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Dystopia

Blade Runner 2049

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Blade Runner 2049

When the original Blade Runner was released in the summer of 1982, it did respectable business at the box office. It wasn’t a smash like Star Wars, but it wasn’t a complete disaster, either. Mostly, it left a lot of people (critics and general moviegoers alike) scratching their heads. This slow paced, philosophical movie was sold as an action/adventure. The production design was meticulous, with dazzling special effects that still look great 35 years later. As critics began praising the movie after repeated viewings, Blade Runner also found a sizable cult following through home video release (a relatively new phenomenon itself at the time).

Director Denis Villeneuve, a filmmaker who has listed Blade Runner as a major influence on his own work, is imagining this intoxicating world anew in the sequel, Blade Runner 2049. The question is, since its predecessor’s vision is now the rule rather than the exception, will it have the same impact as the original?

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The Lobster

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The Lobster

Do you know someone who insists that there’s no such thing as an original idea in movies anymore? It’s just the same six or so stories that they tell over and over, they say. If you do, look that person straight in the eye and tell them that they are dead wrong. Because The Lobster exists. This is a movie that almost defies explanation. The way it improbably blends romance, the blackest of comedy, and existential horror is spectacularly original. The Lobster is as haunting as it is unique, and it’s a film that won’t be easy for me to shake any time soon.

Set in either a dystopian future or simply a world wholly different from our own, the society in this story finds loneliness abhorrent. Anyone not in a committed relationship must check into a resort where they have 45 days to either find a partner or be turned into the animal of their choosing. It’s a delightfully absurd premise, which writer-director Yorgos Lanthimos sadistically uses to lull his audience into a false sense of security during the first act of the picture.

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The Hunger Games: Mockingjay, Part 2

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The Hunger Games: Mockingjay, Part 2

The Hunger Games: Mockingjay, Part 2 can at times be as tedious as its title. The movie suffers from what can be described as Lord of the Rings Trilogy Ending Syndrome. After the dramatic climax is over, there are at least three separate dénouements, any of which could have served as a single ending on its own. Because the final book in the trilogy that this film franchise is based on was already split into two movies, the endless concluding is even more taxing than it might have been. It’s obvious money was the primary motivating factor. That’s a shocking revelation about Hollywood, I know. At the same time, Mockingjay, Part 2 is an effective action thriller that keeps things moving for most of its two hours and seventeen minutes.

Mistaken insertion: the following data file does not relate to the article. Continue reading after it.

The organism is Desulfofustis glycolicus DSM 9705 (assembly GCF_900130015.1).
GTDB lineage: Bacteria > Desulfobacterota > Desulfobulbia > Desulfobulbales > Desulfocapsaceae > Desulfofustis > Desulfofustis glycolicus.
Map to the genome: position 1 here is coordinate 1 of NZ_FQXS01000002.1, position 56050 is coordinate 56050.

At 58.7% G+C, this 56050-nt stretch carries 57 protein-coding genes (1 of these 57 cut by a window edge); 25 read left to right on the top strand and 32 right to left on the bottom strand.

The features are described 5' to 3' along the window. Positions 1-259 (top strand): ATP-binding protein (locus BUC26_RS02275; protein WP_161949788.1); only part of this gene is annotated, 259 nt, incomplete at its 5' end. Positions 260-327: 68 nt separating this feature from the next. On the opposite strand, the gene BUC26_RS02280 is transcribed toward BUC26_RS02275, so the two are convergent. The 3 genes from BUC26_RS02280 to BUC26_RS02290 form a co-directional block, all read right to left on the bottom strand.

The film picks up just moments after the events of Part 1, when Katniss Everdeen (Jennifer Lawrence) is attacked by fellow Hunger Games survivor Peeta Mellark (Josh Hutcherson), who was just rescued from the clutches of the nefarious President Snow. The rebels discover that Snow (Donald Sutherland) used a combination of torture and brainwashing to program Peeta, making him believe that Katniss is evil and must be destroyed. While being held in the capital, Peeta was used as a weapon against the burgeoning rebellion by appearing in propaganda meant to convince the citizens of Panem that their totalitarian society must be upheld. Now Peeta is literally a weapon, sent to kill Katniss.

Just like Part 1, this movie deals with a couple important themes in interesting and thought-provoking ways. The use and purpose of propaganda, on both sides of a conflict, and the devastating effect of a constant state of war on those who have to live with it continue to be explored. The rebels, headed by President Alma Coin (Julianne Moore), think they can deprogram Peeta. Naturally, Coin wants to use Peeta for her own propaganda purposes. When Katniss decides to head to the capital against orders, Coin sends Peeta to join her so video footage can show he has switched sides, giving a morale boost to her soldiers.

But can Peeta be trusted not to hurt Katniss? Ultimately a politician, Coin’s motives are questioned by those close to Katniss, since the Mockingjay could be seen as a threat to Coin’s power in the event of the rebels’ victory. It’s this kind of Machiavellian intrigue that makes Mockingjay, Part 2 thematically rich. Instead of an unquestionably virtuous leader, President Coin is a figure who might or might not be as duplicitous as the despot President Snow. This dynamic kept me guessing right up until the tense climax, when Katniss herself is forced to decide what’s best for the people of Panem.

Katniss is our true hero, so it’s her decision to make.

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